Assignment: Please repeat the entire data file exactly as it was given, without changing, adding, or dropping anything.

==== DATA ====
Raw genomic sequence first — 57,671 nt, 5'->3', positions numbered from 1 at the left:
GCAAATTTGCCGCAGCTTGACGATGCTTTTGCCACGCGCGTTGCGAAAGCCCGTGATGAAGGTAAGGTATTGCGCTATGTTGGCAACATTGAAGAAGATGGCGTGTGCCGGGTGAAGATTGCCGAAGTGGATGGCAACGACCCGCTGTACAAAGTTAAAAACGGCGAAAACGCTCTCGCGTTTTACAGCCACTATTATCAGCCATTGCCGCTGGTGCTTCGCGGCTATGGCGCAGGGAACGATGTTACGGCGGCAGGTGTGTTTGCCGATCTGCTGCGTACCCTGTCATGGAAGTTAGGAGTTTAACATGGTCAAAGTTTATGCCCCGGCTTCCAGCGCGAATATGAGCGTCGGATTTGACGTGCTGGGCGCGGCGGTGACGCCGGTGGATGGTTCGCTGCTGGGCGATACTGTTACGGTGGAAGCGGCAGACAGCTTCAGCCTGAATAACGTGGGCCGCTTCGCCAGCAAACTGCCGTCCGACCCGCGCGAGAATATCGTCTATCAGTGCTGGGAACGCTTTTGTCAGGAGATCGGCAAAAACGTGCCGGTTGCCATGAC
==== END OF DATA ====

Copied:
Raw genomic sequence first — 57,671 nt, 5'->3', positions numbered from 1 at the left:
GCAAATTTGCCGCAGCTTGACGATGCTTTTGCCACGCGCGTTGCGAAAGCCCGTGATGAAGGTAAGGTATTGCGCTATGTTGGCAACATTGAAGAAGATGGCGTGTGCCGGGTGAAGATTGCCGAAGTGGATGGCAACGACCCGCTGTACAAAGTTAAAAACGGCGAAAACGCTCTCGCGTTTTACAGCCACTATTATCAGCCATTGCCGCTGGTGCTTCGCGGCTATGGCGCAGGGAACGATGTTACGGCGGCAGGTGTGTTTGCCGATCTGCTGCGTACCCTGTCATGGAAGTTAGGAGTTTAACATGGTCAAAGTTTATGCCCCGGCTTCCAGCGCGAATATGAGCGTCGGATTTGACGTGCTGGGCGCGGCGGTGACGCCGGTGGATGGTTCGCTGCTGGGCGATACTGTTACGGTGGAAGCGGCAGACAGCTTCAGCCTGAATAACGTGGGCCGCTTCGCCAGCAAACTGCCGTCCGACCCGCGCGAGAATATCGTCTATCAGTGCTGGGAACGCTTTTGTCAGGAGATCGGCAAAAACGTGCCGGTTGCCATGAC